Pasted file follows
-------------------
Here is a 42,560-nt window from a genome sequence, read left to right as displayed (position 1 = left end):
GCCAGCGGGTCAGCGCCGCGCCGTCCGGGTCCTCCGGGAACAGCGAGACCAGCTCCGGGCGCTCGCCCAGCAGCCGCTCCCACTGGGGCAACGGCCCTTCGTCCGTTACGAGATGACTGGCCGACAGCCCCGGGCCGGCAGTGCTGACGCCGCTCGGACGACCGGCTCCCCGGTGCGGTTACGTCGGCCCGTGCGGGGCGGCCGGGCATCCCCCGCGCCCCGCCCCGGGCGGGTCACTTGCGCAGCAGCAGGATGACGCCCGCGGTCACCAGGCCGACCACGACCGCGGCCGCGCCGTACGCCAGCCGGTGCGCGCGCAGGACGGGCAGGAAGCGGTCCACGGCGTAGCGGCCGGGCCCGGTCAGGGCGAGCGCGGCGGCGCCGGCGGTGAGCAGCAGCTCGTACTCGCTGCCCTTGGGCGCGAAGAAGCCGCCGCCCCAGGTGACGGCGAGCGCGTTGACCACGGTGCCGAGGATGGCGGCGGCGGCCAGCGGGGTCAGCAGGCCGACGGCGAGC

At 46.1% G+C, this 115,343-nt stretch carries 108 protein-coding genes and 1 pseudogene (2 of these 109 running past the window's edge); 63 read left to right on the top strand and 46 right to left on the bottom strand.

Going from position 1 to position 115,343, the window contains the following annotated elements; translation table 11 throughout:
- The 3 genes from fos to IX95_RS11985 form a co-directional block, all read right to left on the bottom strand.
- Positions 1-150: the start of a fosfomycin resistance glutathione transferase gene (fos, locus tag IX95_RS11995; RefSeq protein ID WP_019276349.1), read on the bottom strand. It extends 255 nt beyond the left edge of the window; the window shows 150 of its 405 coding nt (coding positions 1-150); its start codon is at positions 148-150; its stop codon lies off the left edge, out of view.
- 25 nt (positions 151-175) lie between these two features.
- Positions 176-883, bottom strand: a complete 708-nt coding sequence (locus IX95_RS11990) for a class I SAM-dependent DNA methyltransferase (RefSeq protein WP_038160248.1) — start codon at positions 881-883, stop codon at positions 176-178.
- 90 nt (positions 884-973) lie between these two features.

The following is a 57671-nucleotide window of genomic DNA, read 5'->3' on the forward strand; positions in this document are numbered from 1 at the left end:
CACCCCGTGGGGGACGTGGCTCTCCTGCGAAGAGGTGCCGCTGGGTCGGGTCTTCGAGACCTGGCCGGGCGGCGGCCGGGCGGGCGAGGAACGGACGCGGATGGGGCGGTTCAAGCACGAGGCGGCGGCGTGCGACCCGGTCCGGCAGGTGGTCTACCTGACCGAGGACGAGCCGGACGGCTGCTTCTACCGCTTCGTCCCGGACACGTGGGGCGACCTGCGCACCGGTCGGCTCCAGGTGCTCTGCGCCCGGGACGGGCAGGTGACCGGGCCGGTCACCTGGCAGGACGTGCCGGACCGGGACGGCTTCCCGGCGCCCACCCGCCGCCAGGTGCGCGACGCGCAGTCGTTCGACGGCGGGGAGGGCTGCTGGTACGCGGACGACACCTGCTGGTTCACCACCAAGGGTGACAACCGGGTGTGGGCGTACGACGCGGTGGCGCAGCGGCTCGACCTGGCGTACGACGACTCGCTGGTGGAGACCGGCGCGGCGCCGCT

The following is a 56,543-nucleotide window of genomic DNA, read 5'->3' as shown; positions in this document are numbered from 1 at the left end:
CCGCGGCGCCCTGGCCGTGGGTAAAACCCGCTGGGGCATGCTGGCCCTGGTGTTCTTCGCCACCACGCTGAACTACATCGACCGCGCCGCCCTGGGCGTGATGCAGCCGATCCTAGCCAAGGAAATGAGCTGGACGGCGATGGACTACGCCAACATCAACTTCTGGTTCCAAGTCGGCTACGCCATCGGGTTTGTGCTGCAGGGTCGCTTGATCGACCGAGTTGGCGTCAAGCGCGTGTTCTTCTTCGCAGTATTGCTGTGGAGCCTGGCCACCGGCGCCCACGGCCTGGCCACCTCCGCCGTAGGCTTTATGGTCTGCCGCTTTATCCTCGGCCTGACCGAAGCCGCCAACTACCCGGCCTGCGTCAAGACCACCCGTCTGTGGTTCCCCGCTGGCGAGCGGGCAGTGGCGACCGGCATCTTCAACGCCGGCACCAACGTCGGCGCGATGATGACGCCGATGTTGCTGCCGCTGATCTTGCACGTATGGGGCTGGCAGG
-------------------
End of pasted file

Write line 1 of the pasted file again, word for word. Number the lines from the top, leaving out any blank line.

Here is a 42,560-nt window from a genome sequence, read left to right as displayed (position 1 = left end):